On Wednesday, Russian President Vladimir Putin concluded a successful trip to China that was marked by a range of major bilateral agreements. The most important was a long-awaited natural gas deal between Russian state-owned energy firm Gazprom and China National Petroleum Corp. But the significance of Putin’s trip goes far beyond energy. The deal, along with the others reached, highlights a major shift in Sino-Russian relations that has widespread geopolitical implications.
With Russia set to export some $400 billion worth of natural gas to China over the next 30 years, or approximately 38 billion cubic meters annually at $350 per thousand cubic meters, the deal is a good fit for both sides. China’s energy demands are rapidly escalating, while Russia is looking to further diversify its energy exports away from Europe. Moscow has been particularly eager to complete the deal with Beijing, since it will give it considerable leverage in its bitter, protracted energy talks with Europe and Ukraine. To sweeten the deal, Moscow proposed several changes to its energy tax and export structures and offered China a large stake in Gazprom’s liquefied natural gas project at Vladivostok. (China had already been awarded a stake in the Yamal LNG project run by Novatek, which is partly owned by Gazprom.)
Heavy Chinese investments and businesses inside Russia
The other agreements struck during Putin’s two-day visit are unique in that they involve Chinese investments, infrastructure and businesses inside Russia. Moscow has long shied away from allowing heavy Chinese investment in its strategic projects; it feared that it would not have sufficient leverage over Chinese activities in Russia, as Moscow has had with the Europeans. For example, most Asian investors were not given a chance to bid on the Kremlin’s modernization and privatization programs between 2008 and 2010.
The new deals include a $10 billion aviation agreement, a $2.6 billion power grid agreement, plans to build auto manufacturing plants and housing, and increased rail connectivity. Each of these would take place in Russia. Moreover, the largest proposal on the table would give China National Petroleum Corp. a 19 percent stake in Russian oil behemoth Rosneft, giving China a seat on the board of Moscow’s most prized company.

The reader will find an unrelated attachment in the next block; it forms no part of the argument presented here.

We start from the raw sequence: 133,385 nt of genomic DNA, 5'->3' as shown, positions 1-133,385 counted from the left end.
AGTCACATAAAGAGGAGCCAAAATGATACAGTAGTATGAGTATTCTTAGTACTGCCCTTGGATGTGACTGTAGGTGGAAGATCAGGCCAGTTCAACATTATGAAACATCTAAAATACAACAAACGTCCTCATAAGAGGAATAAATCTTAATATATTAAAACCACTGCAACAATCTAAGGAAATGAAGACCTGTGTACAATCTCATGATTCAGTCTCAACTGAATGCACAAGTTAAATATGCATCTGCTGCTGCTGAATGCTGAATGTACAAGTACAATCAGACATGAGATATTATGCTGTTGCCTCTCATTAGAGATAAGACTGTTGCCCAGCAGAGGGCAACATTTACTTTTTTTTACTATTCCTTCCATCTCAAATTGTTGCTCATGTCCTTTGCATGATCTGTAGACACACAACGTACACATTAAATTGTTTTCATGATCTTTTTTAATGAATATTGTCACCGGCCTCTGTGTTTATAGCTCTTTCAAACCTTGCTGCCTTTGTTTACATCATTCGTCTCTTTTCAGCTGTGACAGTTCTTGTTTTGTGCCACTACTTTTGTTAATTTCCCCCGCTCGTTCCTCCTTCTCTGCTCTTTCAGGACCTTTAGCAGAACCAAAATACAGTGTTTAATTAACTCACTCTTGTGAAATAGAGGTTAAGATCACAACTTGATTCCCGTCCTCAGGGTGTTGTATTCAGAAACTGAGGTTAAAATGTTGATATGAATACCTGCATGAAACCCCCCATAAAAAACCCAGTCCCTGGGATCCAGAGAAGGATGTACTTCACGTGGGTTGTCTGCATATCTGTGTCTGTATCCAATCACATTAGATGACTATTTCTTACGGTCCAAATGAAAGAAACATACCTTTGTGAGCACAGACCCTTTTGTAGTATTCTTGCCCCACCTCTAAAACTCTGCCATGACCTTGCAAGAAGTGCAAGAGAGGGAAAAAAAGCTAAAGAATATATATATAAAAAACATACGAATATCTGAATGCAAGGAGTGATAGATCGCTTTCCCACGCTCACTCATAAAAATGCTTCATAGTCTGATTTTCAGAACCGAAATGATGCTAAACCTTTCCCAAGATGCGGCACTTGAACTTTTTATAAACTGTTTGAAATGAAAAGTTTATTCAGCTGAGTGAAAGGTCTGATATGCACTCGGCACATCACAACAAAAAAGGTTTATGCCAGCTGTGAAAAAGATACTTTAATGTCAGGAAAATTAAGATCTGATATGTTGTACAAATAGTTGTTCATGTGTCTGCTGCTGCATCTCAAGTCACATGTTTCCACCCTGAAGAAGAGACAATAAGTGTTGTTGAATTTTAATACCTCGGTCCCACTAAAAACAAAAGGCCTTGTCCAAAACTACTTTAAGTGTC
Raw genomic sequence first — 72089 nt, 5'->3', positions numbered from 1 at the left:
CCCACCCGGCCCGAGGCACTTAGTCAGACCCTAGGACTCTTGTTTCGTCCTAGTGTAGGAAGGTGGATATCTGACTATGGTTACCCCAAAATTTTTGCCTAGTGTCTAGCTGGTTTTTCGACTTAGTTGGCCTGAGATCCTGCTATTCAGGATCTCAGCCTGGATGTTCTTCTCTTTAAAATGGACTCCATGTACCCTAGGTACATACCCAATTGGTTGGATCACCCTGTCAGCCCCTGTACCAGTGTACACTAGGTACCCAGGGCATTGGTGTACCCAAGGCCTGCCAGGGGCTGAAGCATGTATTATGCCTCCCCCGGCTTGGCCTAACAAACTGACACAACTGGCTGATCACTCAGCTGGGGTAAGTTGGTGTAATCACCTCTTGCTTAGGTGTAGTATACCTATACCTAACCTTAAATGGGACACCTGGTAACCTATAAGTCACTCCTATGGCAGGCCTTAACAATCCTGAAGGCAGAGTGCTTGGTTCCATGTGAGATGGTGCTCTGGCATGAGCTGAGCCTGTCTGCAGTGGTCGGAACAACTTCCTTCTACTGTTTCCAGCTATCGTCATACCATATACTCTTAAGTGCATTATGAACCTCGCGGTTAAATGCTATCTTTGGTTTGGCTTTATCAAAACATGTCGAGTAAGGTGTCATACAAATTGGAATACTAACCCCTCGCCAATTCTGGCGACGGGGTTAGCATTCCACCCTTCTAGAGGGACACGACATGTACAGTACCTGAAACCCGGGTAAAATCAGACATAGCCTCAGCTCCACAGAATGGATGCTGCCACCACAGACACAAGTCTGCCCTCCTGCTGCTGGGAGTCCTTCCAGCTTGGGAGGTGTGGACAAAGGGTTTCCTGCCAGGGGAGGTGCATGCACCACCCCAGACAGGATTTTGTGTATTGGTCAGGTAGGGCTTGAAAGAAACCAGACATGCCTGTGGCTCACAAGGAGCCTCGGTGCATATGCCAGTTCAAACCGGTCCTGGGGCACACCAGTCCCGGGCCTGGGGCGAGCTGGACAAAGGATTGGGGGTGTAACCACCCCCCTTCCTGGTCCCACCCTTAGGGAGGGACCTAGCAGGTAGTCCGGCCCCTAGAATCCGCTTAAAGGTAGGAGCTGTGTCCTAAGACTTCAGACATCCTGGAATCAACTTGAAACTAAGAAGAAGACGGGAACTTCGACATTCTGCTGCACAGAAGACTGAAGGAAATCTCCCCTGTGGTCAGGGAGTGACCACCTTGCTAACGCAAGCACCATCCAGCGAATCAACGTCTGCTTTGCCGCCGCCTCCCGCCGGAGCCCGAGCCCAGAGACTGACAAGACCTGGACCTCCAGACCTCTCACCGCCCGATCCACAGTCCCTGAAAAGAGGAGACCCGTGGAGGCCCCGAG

Over the past decade, Russia and China have worked well together, especially on minor economic deals. Beijing and Moscow have found common political ground, aligning constantly against Western (particularly US) interests by, for example, voting in tandem at the UN Security Council on issues involving Iran and Syria. But the current deepening of Sino-Russian economic relations is unprecedented.
This does not portend a return to the Sino-Soviet axis against the West of the 1950s. China is far too intertwined with the US and European economies to attempt a grand realignment, and regional frictions, particularly in Central Asia and the Pacific, would further complicate such an alliance. Nonetheless, tighter bilateral relations would give Russia and China a stake in each other’s futures. With significant investments in Russia, Beijing would have no desire to see an unstable Russia, and vice versa.
China now has sufficient interest in cooperating with Russia to avoid conflicts—whether direct or in their overlapping spheres— that could detract from Beijing’s ability to manage attempts at containment by the United States and its allies. Russia is one of the few powers capable of significantly resisting or interfering with major US foreign policy initiatives. Beijing’s willingness to enhance its strategic relationship with Moscow reflects its belief that the United States poses a far greater threat to Chinese interests than does Russia. Similarly, giving another power a stake in Russian stability will help Moscow deter US attempts to isolate or destabilize the country, particularly as tensions with the West continue to escalate.
Republishing by The Manila Times of this article is with the express permission of STRATFOR.